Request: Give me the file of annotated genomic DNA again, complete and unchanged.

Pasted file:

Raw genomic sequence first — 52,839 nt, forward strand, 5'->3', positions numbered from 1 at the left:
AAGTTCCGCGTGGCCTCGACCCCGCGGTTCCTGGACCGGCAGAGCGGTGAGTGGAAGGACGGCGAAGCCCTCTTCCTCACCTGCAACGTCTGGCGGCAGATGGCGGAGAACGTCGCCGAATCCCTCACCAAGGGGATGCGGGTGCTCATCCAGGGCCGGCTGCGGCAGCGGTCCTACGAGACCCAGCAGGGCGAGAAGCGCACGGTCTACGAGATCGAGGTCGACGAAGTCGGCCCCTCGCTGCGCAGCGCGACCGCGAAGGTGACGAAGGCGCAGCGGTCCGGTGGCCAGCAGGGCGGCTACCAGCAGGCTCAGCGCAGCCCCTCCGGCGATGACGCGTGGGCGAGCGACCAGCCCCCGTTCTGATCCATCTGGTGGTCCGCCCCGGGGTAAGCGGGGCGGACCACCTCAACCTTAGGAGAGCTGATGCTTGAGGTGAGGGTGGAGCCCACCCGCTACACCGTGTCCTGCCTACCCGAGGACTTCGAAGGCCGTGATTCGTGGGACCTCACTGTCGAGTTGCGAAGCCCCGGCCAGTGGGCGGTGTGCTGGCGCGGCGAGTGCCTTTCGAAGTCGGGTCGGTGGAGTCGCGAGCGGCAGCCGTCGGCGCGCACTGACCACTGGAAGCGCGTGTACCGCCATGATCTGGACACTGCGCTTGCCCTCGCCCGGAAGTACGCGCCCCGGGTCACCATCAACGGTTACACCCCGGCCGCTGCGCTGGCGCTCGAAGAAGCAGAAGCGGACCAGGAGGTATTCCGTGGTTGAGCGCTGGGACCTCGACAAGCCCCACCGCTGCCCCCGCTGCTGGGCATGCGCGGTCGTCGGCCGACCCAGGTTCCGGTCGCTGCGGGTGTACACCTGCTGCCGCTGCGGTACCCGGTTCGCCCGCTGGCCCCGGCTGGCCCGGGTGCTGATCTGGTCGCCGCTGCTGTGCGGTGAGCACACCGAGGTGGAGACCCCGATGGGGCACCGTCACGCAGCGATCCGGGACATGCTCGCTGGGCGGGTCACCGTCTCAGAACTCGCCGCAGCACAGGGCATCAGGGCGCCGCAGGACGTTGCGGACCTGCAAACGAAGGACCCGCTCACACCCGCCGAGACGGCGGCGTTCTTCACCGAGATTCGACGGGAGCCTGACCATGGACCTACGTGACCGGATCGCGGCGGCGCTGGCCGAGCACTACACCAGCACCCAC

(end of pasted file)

Raw genomic sequence first — 52,839 nt, forward strand, 5'->3', positions numbered from 1 at the left:
AAGTTCCGCGTGGCCTCGACCCCGCGGTTCCTGGACCGGCAGAGCGGTGAGTGGAAGGACGGCGAAGCCCTCTTCCTCACCTGCAACGTCTGGCGGCAGATGGCGGAGAACGTCGCCGAATCCCTCACCAAGGGGATGCGGGTGCTCATCCAGGGCCGGCTGCGGCAGCGGTCCTACGAGACCCAGCAGGGCGAGAAGCGCACGGTCTACGAGATCGAGGTCGACGAAGTCGGCCCCTCGCTGCGCAGCGCGACCGCGAAGGTGACGAAGGCGCAGCGGTCCGGTGGCCAGCAGGGCGGCTACCAGCAGGCTCAGCGCAGCCCCTCCGGCGATGACGCGTGGGCGAGCGACCAGCCCCCGTTCTGATCCATCTGGTGGTCCGCCCCGGGGTAAGCGGGGCGGACCACCTCAACCTTAGGAGAGCTGATGCTTGAGGTGAGGGTGGAGCCCACCCGCTACACCGTGTCCTGCCTACCCGAGGACTTCGAAGGCCGTGATTCGTGGGACCTCACTGTCGAGTTGCGAAGCCCCGGCCAGTGGGCGGTGTGCTGGCGCGGCGAGTGCCTTTCGAAGTCGGGTCGGTGGAGTCGCGAGCGGCAGCCGTCGGCGCGCACTGACCACTGGAAGCGCGTGTACCGCCATGATCTGGACACTGCGCTTGCCCTCGCCCGGAAGTACGCGCCCCGGGTCACCATCAACGGTTACACCCCGGCCGCTGCGCTGGCGCTCGAAGAAGCAGAAGCGGACCAGGAGGTATTCCGTGGTTGAGCGCTGGGACCTCGACAAGCCCCACCGCTGCCCCCGCTGCTGGGCATGCGCGGTCGTCGGCCGACCCAGGTTCCGGTCGCTGCGGGTGTACACCTGCTGCCGCTGCGGTACCCGGTTCGCCCGCTGGCCCCGGCTGGCCCGGGTGCTGATCTGGTCGCCGCTGCTGTGCGGTGAGCACACCGAGGTGGAGACCCCGATGGGGCACCGTCACGCAGCGATCCGGGACATGCTCGCTGGGCGGGTCACCGTCTCAGAACTCGCCGCAGCACAGGGCATCAGGGCGCCGCAGGACGTTGCGGACCTGCAAACGAAGGACCCGCTCACACCCGCCGAGACGGCGGCGTTCTTCACCGAGATTCGACGGGAGCCTGACCATGGACCTACGTGACCGGATCGCGGCGGCGCTGGCCGAGCACTACACCAGCACCCAC